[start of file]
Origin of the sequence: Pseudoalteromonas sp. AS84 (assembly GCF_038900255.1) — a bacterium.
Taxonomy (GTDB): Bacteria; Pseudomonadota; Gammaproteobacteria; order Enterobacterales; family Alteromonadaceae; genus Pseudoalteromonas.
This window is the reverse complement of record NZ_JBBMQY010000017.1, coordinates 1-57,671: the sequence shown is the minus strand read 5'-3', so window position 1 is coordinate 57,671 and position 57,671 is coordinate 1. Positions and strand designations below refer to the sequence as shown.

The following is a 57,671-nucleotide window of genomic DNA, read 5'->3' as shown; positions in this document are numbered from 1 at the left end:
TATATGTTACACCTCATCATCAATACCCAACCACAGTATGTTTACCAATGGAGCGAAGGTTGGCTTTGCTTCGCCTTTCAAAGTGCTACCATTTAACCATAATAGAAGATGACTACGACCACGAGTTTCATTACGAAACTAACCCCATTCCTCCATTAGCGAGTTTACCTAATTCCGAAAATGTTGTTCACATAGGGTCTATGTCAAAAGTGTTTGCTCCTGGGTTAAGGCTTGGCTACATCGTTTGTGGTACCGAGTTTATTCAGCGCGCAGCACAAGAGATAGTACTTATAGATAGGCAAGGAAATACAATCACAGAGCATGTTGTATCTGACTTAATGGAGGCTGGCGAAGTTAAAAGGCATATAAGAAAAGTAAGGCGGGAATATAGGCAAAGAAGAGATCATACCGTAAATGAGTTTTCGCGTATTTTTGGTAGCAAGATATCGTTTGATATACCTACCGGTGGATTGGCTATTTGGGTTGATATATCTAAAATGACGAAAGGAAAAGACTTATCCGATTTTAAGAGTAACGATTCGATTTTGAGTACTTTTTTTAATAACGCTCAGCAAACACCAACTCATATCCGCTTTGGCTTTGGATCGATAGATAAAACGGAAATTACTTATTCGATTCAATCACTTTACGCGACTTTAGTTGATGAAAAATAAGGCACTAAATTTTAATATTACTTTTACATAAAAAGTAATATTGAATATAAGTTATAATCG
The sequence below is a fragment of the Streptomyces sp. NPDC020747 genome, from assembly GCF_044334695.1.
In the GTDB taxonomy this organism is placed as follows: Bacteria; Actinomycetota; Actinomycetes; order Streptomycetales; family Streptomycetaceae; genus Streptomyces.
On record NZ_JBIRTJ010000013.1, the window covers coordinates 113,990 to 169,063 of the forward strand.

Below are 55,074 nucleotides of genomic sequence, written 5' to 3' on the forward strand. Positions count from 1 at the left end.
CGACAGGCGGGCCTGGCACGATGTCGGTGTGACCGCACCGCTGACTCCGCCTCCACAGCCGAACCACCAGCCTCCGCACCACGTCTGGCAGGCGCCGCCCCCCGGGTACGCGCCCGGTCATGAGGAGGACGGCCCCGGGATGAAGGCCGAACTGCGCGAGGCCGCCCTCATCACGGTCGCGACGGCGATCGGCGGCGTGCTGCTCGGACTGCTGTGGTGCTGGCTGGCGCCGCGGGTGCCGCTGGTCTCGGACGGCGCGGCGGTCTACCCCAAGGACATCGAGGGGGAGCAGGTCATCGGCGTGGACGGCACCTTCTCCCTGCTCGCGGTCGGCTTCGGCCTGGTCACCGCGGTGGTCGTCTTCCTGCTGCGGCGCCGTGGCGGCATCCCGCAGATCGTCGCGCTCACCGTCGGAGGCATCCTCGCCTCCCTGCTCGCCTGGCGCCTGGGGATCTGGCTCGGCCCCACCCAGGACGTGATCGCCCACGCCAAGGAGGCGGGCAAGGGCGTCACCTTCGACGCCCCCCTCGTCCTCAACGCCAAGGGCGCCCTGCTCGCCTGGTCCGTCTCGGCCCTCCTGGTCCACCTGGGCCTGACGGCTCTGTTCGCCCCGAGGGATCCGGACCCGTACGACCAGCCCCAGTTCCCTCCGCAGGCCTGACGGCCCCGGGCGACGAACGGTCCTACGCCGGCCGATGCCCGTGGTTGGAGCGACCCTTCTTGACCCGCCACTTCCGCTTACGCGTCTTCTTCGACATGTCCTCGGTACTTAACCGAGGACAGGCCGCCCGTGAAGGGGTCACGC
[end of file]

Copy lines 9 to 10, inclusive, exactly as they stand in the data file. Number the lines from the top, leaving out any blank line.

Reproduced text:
Below are 55,074 nucleotides of genomic sequence, written 5' to 3' on the forward strand. Positions count from 1 at the left end.
CGACAGGCGGGCCTGGCACGATGTCGGTGTGACCGCACCGCTGACTCCGCCTCCACAGCCGAACCACCAGCCTCCGCACCACGTCTGGCAGGCGCCGCCCCCCGGGTACGCGCCCGGTCATGAGGAGGACGGCCCCGGGATGAAGGCCGAACTGCGCGAGGCCGCCCTCATCACGGTCGCGACGGCGATCGGCGGCGTGCTGCTCGGACTGCTGTGGTGCTGGCTGGCGCCGCGGGTGCCGCTGGTCTCGGACGGCGCGGCGGTCTACCCCAAGGACATCGAGGGGGAGCAGGTCATCGGCGTGGACGGCACCTTCTCCCTGCTCGCGGTCGGCTTCGGCCTGGTCACCGCGGTGGTCGTCTTCCTGCTGCGGCGCCGTGGCGGCATCCCGCAGATCGTCGCGCTCACCGTCGGAGGCATCCTCGCCTCCCTGCTCGCCTGGCGCCTGGGGATCTGGCTCGGCCCCACCCAGGACGTGATCGCCCACGCCAAGGAGGCGGGCAAGGGCGTCACCTTCGACGCCCCCCTCGTCCTCAACGCCAAGGGCGCCCTGCTCGCCTGGTCCGTCTCGGCCCTCCTGGTCCACCTGGGCCTGACGGCTCTGTTCGCCCCGAGGGATCCGGACCCGTACGACCAGCCCCAGTTCCCTCCGCAGGCCTGACGGCCCCGGGCGACGAACGGTCCTACGCCGGCCGATGCCCGTGGTTGGAGCGACCCTTCTTGACCCGCCACTTCCGCTTACGCGTCTTCTTCGACATGTCCTCGGTACTTAACCGAGGACAGGCCGCCCGTGAAGGGGTCACGC